If you follow the news, you probably heard about the bold statements Pope Francis made during his visit to Mexico. In a beautiful tribute to the unity of mankind despite arbitrary border divisions, Francis celebrated Mass at the Mexican-US border. Reportedly, 200,000 Mexicans attended while 30,000 Americans watched him on the big screen at the Sun Bowl stadium, just across the border.
At a time when anger defines much of the discussion on immigration in the United States, Francis called for compassion. He described border crossing as a “journey laden with grave injustices: the enslaved, the imprisoned and extorted,” adding, “So many of these brothers and sisters of ours are the consequence of a trade in human beings.” Francis saluted the migrant rights groups, priests and lay people “often risking their own lives” to help people on the trail.
When Francis was asked to comment on Trump’s proposal to build a wall along the entire length of the border and deport millions of immigrants, he answered, “If he says these things, this man is not Christian.” In addition to the lack of compassion inherent in the border wall proposal, we also must consider the outrageous cost. 700 miles of additional border fencing is expected to cost upwards of $49 billion. Plus, we are already spending an estimated $10 billion a year (based on 2000-2010 numbers) in order to secure the U.S.-Mexico border. This includes various expenses such as the cost of deploying 1,200 National Guard troops to the border, which is $110 million per year, the average salary of a US Customs and Border Protection (CBP) agent, which is $75,000—in 2010, there were 20,000 CBP agents deployed to the US-Mexico border, the cost of an X-ray machine to peer into cargo trains and trucks, each costs $1.75 million—of which the US uses 165. There is also the cost to employ drug-sniffing dogs, predator drones, and various other incendiaries.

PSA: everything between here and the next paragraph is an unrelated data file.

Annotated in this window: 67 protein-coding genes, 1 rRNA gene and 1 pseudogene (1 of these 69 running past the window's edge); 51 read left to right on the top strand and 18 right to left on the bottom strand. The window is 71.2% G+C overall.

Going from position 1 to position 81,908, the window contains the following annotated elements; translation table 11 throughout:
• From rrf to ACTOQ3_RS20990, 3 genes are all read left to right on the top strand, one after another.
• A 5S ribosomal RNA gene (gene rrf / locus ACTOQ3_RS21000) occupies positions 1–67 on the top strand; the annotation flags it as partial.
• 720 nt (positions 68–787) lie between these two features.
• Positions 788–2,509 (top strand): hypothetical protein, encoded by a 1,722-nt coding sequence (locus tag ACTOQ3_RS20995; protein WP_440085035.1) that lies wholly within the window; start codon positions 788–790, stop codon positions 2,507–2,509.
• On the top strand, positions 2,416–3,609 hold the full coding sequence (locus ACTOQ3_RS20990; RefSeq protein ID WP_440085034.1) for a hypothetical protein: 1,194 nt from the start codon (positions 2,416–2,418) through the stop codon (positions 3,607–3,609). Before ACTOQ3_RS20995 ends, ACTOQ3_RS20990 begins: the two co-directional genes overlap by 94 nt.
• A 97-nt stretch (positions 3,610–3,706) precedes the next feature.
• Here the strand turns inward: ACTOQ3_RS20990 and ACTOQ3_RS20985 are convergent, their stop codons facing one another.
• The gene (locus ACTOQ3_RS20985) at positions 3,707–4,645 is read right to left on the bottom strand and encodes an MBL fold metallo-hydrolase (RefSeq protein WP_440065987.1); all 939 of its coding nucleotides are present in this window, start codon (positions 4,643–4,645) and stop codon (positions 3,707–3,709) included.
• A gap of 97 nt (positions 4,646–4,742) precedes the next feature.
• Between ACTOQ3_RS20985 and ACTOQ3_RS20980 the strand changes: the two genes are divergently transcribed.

Why do we, as taxpayers and lawmakers, insist on spending such an incredible fortune on measures to keep out desperate people who simply want a chance at a decent life? Why not spend those billions developing opportunities for our neighbors, so that children and adults alike will not feel the need to escape their countries? Why not invest in education, trade and entrepreneurial support in order to boost opportunities for individuals, grow their economies and, in turn, reap the benefits of stronger regional trade partners for the US?
When we step back and look at our immigration and border security priorities, the picture we get is of a society bent on wasting money to enforce inhumane ideals instead of making investments that would not only benefit our region but our own country, as well.
We must become a more compassionate, practical nation that seeks to build bridges rather than walls. It is time to kindle better relationships with the leaders and populace of the nations to the south. If we create rather than deny opportunities, we will benefit from the strength of our allies and trading partners.
It is time to unite the Americas. What do you think we can do to change the story regarding Latin American immigrants and US policy in their home countries? How can we change this conversation? Please let us know what you think.
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